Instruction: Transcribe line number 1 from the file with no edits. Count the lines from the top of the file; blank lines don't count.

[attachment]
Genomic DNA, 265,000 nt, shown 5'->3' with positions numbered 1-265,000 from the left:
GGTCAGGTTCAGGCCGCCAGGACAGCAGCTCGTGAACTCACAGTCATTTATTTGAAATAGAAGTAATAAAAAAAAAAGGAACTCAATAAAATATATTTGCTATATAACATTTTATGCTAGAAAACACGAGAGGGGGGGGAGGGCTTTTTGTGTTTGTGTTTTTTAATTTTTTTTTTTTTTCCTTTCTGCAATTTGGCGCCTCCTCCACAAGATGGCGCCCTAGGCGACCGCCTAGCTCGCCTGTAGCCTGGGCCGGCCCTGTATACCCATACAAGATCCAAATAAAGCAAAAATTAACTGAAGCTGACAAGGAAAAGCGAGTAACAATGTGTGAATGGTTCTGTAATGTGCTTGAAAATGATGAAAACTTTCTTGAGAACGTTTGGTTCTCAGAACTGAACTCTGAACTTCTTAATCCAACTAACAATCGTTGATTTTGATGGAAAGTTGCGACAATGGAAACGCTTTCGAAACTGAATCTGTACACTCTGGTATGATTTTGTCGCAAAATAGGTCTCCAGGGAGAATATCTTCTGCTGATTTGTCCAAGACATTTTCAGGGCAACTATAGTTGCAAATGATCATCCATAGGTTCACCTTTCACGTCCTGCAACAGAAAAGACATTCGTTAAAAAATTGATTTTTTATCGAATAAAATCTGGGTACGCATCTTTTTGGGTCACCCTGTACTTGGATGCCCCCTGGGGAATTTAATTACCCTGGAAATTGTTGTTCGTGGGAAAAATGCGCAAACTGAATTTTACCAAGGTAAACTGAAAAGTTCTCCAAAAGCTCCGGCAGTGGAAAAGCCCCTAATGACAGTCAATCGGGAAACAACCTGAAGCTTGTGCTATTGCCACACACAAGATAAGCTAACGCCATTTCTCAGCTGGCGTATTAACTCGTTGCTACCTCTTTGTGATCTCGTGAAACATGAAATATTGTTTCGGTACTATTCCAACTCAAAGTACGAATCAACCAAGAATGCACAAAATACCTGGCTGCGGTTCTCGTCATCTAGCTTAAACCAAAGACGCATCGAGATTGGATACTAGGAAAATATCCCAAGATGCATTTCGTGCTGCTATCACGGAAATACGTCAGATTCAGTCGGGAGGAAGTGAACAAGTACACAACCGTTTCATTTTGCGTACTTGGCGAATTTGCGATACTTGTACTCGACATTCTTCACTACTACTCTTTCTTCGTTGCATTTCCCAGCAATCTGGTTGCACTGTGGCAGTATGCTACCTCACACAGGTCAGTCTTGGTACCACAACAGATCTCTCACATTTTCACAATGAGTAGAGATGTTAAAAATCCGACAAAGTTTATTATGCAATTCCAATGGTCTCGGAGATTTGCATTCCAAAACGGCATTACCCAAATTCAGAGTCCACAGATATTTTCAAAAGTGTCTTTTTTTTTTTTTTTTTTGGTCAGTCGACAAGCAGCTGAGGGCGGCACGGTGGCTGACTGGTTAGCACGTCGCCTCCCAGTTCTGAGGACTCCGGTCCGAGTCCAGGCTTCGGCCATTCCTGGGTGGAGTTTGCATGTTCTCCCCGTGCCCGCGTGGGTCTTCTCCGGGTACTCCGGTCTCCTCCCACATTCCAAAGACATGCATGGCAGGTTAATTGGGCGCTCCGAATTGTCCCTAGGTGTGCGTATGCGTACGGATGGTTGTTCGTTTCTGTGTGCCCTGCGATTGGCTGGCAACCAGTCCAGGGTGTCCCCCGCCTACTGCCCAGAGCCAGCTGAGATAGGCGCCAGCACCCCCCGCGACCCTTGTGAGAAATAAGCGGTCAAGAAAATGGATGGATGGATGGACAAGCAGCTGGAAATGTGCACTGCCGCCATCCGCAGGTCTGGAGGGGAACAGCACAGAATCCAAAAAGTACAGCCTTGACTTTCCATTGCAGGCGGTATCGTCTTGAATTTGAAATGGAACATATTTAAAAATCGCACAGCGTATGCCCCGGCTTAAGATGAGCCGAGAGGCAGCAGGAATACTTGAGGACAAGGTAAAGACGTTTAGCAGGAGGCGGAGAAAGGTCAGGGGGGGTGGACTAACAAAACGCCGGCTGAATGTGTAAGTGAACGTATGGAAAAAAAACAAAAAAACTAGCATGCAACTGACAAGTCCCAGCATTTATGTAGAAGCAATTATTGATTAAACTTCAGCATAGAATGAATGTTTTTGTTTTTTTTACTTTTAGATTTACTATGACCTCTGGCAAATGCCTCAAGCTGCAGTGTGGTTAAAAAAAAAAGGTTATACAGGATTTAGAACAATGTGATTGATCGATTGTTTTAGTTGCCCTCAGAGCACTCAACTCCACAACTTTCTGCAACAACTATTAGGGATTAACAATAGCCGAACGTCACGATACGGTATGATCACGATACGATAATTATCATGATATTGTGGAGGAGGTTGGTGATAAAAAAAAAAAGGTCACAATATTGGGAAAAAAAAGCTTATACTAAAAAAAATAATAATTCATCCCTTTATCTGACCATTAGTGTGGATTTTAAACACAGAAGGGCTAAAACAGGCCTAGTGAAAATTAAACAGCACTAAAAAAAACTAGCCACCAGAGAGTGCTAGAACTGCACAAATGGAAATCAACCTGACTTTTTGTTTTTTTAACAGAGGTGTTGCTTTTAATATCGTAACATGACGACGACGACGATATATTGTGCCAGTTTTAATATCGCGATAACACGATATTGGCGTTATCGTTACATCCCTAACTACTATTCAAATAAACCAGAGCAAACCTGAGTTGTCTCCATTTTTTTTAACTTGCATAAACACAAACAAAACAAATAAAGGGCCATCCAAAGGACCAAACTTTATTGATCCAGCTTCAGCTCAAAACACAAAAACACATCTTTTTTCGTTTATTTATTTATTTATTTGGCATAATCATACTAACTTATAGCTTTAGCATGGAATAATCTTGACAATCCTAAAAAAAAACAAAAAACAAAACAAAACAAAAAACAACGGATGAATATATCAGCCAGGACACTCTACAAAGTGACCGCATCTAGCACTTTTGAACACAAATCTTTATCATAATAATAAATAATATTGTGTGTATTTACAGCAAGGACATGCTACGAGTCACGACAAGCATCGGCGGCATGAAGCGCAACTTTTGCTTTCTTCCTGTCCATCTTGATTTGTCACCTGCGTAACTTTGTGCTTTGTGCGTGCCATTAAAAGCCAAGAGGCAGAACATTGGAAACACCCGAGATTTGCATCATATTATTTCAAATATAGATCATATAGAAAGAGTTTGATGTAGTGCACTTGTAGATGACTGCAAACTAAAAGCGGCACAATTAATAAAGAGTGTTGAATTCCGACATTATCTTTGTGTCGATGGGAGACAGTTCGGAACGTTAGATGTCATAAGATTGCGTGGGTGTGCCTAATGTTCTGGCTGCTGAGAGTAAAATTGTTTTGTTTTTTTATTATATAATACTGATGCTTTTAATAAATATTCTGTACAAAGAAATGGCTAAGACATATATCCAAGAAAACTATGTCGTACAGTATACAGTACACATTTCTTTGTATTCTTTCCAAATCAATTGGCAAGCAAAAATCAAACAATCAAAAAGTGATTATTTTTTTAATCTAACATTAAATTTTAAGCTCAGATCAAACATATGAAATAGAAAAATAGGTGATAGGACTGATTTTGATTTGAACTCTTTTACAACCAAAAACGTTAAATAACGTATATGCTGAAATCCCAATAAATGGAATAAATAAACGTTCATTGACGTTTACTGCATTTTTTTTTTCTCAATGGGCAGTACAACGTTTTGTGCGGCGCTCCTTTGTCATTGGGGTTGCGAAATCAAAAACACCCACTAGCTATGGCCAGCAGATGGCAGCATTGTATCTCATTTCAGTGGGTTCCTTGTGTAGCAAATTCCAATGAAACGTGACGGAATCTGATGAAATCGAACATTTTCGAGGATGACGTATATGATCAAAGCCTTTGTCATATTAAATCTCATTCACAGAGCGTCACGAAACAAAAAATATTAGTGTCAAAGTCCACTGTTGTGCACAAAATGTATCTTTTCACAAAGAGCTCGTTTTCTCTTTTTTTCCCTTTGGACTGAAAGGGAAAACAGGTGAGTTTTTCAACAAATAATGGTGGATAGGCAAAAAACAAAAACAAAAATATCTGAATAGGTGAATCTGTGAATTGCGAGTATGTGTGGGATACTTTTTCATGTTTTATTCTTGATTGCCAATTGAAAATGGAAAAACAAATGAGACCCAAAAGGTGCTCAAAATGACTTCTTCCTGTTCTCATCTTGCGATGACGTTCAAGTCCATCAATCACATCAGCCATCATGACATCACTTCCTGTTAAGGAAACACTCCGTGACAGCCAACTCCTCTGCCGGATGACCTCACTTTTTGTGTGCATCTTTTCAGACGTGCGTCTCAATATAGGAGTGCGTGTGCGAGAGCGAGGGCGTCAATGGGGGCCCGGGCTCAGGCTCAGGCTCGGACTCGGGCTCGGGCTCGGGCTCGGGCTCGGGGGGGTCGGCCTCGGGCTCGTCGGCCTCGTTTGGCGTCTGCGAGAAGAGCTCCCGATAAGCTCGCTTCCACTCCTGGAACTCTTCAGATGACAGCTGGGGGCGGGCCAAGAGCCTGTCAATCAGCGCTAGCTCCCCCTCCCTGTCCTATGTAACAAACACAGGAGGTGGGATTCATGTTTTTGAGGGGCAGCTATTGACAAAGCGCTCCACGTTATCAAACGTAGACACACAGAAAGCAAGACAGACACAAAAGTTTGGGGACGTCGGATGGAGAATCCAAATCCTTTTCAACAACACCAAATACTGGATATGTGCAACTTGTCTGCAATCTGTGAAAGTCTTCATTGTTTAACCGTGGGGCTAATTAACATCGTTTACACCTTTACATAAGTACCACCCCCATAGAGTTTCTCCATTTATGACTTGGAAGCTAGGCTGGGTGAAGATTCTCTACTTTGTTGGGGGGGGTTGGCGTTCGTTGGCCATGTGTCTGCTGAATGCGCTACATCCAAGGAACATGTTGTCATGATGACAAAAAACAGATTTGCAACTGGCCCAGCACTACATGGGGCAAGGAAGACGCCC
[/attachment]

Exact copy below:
Genomic DNA, 265,000 nt, shown 5'->3' with positions numbered 1-265,000 from the left: